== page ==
Yesterday I gave a presentation to the Denver Astrology Group on the topic of reading charts holistically. We had a great turnout for the talk and I got a lot of positive feedback afterward. Without reproducing the entire 90-minute talk, I thought you would be interested in reading my main points on holistic astrology, which I’ve reproduced here in this post.
I’ve left out the example charts that we looked at, but I think the notes from the lecture still get the point across.
A Holistic Approach to the Astrological Chart
Many readers start by studying astrology via the cookbook style, memorizing what each planet in each sign and house means. But when they actually read a chart, their piecemeal approach topples, failing to address the soul found in the patterns of symbols. By looking at aspects, aspect patterns, and contradictory indications in charts, we’ll practice integrating symbols, resolving the paradoxical, and deepening basic knowledge into profound understanding.
Joy’s Way to Read a Chart, or “The Joy of Astrology”
How I Got Started
I’m a self-taught astrologer who tended to make things up as I went along. I started studying astrology about ten or eleven years ago, inspired by the tarot. I only worked with my own chart (yes, I’m an Aries). Because of my tarot background, I focused on the four elements in the chart. Because of how my chart looks–I have a kite configuration with very few aspects outside of that major pattern–I also focused on aspect patterns, although I didn’t know that’s what they were called. I figured all charts looked like that!
The Standard Way
Then around 2008 I had to learn astrology as part of my training in the Golden Dawn. One of the officers of the Temple, the group’s resident astrologer and my mentor, gave me an initiation gift of my chart. He was a March-McEvers student and produced a lovely, thorough, attractively bound astrology report for me. As I read it, it sounded stilted and broken. It was full of contradictions. I didn’t think it sounded like me. Nor did it sound remotely like the work I did with my own chart.
I decided to prepare a chart for my mentor for his birthday. In June 2009 I did my first formal chart delineation. By examining the four elements in the chart and noting aspects, I saw in this chart a tree (earth elements Saturn and Capricorn, opposite) growing in a river (water elements Moon and Cancer, opposite), and with that metaphor in mind, compared the chart to the story of Apollo and Daphne. Apollo, the sun god, was chasing Daphne. She ran into a river and called on her father, a river god, to save her. Her father turned her into a laurel tree, rooted securely at the edge of the river. My friend and mentor told me that he had never seen a chart read like that before.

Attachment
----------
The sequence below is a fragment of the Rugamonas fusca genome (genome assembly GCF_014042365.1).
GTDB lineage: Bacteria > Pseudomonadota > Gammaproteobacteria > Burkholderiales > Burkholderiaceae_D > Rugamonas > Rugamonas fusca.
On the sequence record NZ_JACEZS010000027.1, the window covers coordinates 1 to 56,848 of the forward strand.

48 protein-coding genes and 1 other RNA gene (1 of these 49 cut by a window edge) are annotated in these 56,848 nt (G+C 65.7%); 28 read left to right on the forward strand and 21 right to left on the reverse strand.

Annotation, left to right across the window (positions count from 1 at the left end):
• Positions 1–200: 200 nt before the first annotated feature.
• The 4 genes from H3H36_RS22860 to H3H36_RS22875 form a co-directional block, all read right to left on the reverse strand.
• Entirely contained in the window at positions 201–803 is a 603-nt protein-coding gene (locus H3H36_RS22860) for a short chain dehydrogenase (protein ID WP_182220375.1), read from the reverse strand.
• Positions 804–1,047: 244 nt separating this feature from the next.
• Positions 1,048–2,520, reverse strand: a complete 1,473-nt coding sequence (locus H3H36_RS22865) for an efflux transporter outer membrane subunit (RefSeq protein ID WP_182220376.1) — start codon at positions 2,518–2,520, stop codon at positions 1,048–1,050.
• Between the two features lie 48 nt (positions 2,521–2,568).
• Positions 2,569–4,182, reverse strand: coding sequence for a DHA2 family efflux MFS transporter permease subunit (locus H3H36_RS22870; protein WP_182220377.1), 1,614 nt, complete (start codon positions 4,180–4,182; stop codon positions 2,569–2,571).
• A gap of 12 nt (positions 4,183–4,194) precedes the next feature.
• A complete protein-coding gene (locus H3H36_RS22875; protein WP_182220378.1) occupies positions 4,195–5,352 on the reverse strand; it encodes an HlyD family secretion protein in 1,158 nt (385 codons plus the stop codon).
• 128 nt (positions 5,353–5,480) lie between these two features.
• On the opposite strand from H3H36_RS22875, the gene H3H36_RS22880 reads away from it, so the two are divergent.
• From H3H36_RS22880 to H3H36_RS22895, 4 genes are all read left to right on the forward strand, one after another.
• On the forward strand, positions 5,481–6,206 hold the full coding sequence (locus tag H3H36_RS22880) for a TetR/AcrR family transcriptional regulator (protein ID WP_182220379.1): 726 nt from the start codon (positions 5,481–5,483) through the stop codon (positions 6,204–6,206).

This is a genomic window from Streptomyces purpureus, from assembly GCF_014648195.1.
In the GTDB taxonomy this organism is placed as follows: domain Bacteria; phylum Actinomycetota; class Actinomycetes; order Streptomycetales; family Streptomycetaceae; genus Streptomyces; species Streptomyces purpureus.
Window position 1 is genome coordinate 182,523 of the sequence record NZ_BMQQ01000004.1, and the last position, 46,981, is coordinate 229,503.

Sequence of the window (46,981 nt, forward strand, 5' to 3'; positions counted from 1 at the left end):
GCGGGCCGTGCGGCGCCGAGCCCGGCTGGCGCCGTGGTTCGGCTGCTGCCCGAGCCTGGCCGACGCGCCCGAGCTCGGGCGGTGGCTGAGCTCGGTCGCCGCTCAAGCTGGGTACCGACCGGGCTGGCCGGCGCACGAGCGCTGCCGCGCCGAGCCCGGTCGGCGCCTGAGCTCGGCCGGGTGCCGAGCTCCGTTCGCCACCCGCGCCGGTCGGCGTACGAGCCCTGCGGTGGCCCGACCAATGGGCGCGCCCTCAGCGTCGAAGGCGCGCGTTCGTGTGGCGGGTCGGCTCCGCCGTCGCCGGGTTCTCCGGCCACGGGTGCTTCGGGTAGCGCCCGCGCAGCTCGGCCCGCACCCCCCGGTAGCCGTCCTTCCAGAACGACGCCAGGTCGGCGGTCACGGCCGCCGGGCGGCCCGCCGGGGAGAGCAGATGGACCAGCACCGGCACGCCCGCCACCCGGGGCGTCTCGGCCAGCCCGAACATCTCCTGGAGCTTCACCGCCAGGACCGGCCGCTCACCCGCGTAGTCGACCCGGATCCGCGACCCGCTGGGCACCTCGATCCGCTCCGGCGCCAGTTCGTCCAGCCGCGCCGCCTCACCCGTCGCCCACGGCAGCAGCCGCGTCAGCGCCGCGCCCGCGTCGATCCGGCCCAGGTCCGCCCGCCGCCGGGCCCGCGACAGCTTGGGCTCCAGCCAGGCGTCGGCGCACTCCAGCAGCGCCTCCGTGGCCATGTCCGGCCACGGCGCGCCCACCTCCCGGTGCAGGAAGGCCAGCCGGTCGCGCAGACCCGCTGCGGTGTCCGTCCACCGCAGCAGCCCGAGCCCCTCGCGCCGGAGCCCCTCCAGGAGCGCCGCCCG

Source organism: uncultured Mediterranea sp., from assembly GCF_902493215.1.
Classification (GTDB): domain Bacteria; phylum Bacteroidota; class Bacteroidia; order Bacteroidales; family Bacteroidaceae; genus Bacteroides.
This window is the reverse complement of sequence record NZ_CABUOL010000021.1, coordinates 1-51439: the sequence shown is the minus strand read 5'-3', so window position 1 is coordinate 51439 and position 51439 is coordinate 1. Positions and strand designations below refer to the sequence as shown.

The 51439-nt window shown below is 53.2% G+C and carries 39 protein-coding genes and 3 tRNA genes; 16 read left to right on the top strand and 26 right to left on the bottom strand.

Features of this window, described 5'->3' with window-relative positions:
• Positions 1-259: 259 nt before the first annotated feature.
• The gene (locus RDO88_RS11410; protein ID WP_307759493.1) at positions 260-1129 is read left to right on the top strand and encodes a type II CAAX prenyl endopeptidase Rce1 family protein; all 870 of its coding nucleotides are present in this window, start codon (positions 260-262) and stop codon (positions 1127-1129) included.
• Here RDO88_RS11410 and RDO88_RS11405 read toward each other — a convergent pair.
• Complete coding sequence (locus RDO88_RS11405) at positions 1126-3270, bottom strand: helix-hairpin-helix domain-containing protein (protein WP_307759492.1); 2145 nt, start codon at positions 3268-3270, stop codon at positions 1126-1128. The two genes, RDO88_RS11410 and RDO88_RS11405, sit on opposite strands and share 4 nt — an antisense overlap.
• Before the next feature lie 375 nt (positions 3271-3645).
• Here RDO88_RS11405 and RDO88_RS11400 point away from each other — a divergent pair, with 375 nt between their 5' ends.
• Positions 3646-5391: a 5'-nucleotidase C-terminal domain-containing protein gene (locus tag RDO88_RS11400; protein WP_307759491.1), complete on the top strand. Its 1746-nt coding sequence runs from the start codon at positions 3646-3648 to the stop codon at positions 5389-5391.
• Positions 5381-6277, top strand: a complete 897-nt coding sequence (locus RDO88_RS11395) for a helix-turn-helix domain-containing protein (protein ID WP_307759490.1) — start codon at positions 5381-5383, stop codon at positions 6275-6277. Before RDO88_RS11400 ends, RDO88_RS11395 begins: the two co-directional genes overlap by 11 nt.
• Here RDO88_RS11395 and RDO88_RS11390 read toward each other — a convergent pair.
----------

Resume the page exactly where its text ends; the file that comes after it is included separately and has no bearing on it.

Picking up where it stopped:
Joy’s Way Falls Apart
Then I tried to teach this method to a tarot meetup I led. The participants were mostly experienced astrologers. It didn’t go over so well. The participants shared knowing looks at each other over the table. Then they all left the group.
Joy’s Way Meets The Standard Way
So I buckled down and learned. Meanwhile, every time the GD group interviewed an applicant to our Temple, we would look at the person’s chart. At first I was invited to chime in with thoughts, then I started regularly doing short delineations for each applicant. I also was tasked with selecting dates for initiation rituals. For whatever reason, the main officers were comfortable with me taking on the mantle of resident astrologer. And eventually they began teasing me about how spookily accurate my readings were.
A Holistic Approach
One of the officers of the group ended up recommending me as an astrologer to a local metaphysical store. I got my first store gig as an astrologer, not as a tarot reader. But I never lost my intuitive focus on patterns in the chart. And now I’m going to share some of what I’ve learned with you.
Cookbook Vs. Holistic
“Cookbook Astrology” means following carefully defined “recipes” or pre-established meanings for all chart placements. This is a memorization based technique in which you learn each planet in each sign, in each house, and in every aspect. Cookbook astrology tends to sound rigid, uninspired, and textbook. Delineations done in the cookbook style tend to be full of contradictions.
Holistic astrology seeks to discover the unity of the chart. When practicing astrology holistically, every contradiction in the chart is resolved into the truth of the individual. Holistic astrology tends to produce inspiring, deeply resonant, compassionately honest delineations.
On July 1 of this year, a client had his aura photo taken before (top photo) and after (bottom photo) a 1-hour astrology reading with me. The colors and brightness in the second photo indicate a lightening of his aura and deeper spiritual and emotional connection. Reading holistically is healing!
How to Read Holistically
Holistic astrology considers the chart to be a blueprint for the highest expression of the self, not something to be fated to or to rise above. Although there can be many techniques and subtleties employed in holistic reading, today we will focus on three specific approaches:
- Aspect Patterns
- Contradictory Indicators
How to Blend Symbols
One of the keys to reading holistically is to be able to blend symbols, the way you might mix pigments to create secondary or tertiary colors in painting. Tarot cards are less abstract and more imagistic, therefore easier to blend, so we’ll start with those. Let’s take a look at the Empress card and the Tower card and see what happens when we blend them.